The process for exporting grains and seeds for sowing
The requirements on this page are for grains and seeds for sowing.
Export requirements vary for grains and seeds for sowing, depending on your destination market. We’ve created a step-by-step process so you can see what’s involved.
1. Check the importing countries phytosanitary requirements
Some overseas markets have phytosanitary (plant health) requirements that you need to meet. We summarise these in documents called Importing Countries Phytosanitary Requirements (ICPRs).
You can search to see if your market has ICPRs for your product. Not every market or product will have an ICPR.
If there is no ICPR
If there isn't an ICPR for your market or product, check with your importer or importing agent to understand what you need to do. You might need to get an import permit or similar.
Check with your importer or agent
Your destination market may have other requirements for your product, such as labelling and packaging. Ask your importer or agent about any requirements that your produce needs to meet. You should check with your importer even if there is an ICPR.
If you are exporting organic grains or seeds, you need to know about the official organic assurance programme (OOAP). This programme is designed to make it easier to export organic products to specific countries.
2. Meet the destination market phytosanitary requirements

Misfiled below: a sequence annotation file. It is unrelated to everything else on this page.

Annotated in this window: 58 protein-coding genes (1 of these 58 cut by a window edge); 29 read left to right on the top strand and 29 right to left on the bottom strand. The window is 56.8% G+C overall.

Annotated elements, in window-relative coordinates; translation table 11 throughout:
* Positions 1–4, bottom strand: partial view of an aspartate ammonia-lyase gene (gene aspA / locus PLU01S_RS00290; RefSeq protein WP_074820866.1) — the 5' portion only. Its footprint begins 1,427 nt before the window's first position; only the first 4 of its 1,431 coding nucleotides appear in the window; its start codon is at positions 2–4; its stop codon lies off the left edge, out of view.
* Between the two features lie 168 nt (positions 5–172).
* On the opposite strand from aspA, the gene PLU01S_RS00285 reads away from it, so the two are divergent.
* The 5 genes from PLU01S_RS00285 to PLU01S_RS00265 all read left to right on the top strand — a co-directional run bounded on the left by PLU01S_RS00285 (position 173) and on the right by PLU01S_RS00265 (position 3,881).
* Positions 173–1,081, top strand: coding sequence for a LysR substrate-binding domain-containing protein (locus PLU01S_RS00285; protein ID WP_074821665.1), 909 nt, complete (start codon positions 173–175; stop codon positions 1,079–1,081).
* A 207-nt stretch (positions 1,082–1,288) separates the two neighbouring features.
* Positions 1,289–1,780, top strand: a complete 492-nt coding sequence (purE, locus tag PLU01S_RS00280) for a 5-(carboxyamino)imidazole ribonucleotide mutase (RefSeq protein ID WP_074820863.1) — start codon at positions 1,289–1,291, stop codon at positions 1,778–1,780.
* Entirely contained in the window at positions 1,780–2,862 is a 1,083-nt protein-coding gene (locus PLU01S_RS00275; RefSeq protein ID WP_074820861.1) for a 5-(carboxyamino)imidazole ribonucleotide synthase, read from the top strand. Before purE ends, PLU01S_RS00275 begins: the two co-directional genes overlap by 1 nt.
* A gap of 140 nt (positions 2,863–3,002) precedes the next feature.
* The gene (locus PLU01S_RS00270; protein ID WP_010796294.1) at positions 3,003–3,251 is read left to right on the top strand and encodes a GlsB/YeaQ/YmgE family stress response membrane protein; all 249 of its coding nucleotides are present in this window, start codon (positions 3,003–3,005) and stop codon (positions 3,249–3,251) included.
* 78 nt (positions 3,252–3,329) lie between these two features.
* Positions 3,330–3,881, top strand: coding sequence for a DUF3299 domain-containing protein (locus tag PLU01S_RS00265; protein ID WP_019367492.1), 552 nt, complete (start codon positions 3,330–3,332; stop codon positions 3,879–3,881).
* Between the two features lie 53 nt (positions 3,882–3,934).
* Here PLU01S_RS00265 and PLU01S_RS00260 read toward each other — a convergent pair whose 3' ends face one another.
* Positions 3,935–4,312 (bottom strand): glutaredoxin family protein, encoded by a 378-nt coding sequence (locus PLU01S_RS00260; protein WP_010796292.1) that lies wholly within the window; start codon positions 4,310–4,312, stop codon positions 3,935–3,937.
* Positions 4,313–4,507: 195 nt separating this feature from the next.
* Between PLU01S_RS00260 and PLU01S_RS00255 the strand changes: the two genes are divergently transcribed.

The importing country phytosanitary requirements are stated in the ICPR or in an import permit from the importing country authority. There may be independent verification required, such as inspection. For this, you will need to contact an MPI-authorised independent verification agency (IVA).
The IVA will be able to advise you on required documents, associated tests or treatments, and fees for their services.
Industry group requirements
Industry groups sometimes set other requirements. Contact them for more information.
3. Apply for a phytosanitary certificate if needed
Apply for a phytosanitary certificate.
Phytosanitary certificates are issued only when it's determined by MPI that your products meet all the importing country's phytosanitary requirements.
4. Check wood packaging requirements
If you use wood packaging products – other than paper – for your export product, check your wood packaging meets the phytosanitary requirements of the destination country. Most countries require you to treat your wood packaging to make sure it's free of pests and diseases.
Additional requirements for some products
You may have to meet additional requirements. These might be of a commercial nature, or requirements set by other government agencies, like the New Zealand Customs Service.
It will also pay to check with the importing agent in your destination country that you haven't overlooked any requirements.
You may also need to meet seed varietal certification requirements. If you need seed varietal certification, the standard explains what you have to do.
Exporting related products
Processes for exporting products related to grains, seeds, and nuts are elsewhere on the website.
Grains, nuts, and seeds (for human consumption)
If your seeds are for human consumption, follow our guide to exporting grains, nuts, and seeds.
To export grains and seeds that will be used for animal feed, like feed wheat or barley, follow our guide to exporting animal feeds.
Who to contact
If you have questions about exporting grains, seeds, and nuts, email firstname.lastname@example.org
If you have questions about phytosanitary requirements, contact an IVA.